In an epidemic
In an epidemic, suppression of bad news costs lives and eventually angers the public. The White House is in danger of repeating the error.
This strategy has almost never worked, historians and former health officials said. And ultimately, if there are more deaths than leaders blithely predict, it destroys the reputations of the leaders themselves.
This week’s efforts to reorganize the Trump administration’s chaotic response to the coronavirus outbreak risk falling into that pattern. The White House will coordinate all messaging, the public was told, and scientists in government employ will not be popping up on television talk shows, saying whatever they think. https://www.nytimes.com/2020/02/28/health/coronavirus-pence-messaging.html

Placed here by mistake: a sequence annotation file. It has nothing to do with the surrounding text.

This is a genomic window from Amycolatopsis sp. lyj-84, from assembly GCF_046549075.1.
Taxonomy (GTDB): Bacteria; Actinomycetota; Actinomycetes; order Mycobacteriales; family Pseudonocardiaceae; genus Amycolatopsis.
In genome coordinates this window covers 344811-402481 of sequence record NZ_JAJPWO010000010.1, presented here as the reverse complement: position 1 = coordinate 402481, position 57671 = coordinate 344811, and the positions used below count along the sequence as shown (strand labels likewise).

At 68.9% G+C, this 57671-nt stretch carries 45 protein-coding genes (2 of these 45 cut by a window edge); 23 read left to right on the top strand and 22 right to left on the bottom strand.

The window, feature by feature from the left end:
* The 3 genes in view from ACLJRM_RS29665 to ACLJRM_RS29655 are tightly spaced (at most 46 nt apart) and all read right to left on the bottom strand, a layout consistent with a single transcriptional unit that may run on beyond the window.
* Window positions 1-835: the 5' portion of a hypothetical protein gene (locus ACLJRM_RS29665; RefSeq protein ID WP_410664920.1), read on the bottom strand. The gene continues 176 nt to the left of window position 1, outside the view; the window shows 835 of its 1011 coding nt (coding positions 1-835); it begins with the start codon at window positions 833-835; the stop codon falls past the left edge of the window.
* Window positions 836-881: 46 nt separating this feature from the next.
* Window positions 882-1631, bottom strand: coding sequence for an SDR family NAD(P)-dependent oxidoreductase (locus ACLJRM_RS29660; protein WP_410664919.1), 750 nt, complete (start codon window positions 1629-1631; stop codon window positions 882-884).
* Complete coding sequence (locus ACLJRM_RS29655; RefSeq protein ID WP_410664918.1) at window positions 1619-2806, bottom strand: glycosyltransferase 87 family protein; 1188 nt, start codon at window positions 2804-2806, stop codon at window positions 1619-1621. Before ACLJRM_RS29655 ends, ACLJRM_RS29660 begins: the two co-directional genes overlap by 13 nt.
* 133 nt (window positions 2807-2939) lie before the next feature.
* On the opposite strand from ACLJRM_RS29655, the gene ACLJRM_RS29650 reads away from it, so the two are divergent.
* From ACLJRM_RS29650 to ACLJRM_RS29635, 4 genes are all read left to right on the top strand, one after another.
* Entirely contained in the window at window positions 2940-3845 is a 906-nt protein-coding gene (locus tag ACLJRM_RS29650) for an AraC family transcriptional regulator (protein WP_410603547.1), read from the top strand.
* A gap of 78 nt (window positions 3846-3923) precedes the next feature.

That may not be a winning strategy, experts warned. The stock market reacts to rumors, and the Federal Reserve Bank may succumb to political pressure. But pathogens, like hurricanes and tsunamis, are immune to spin.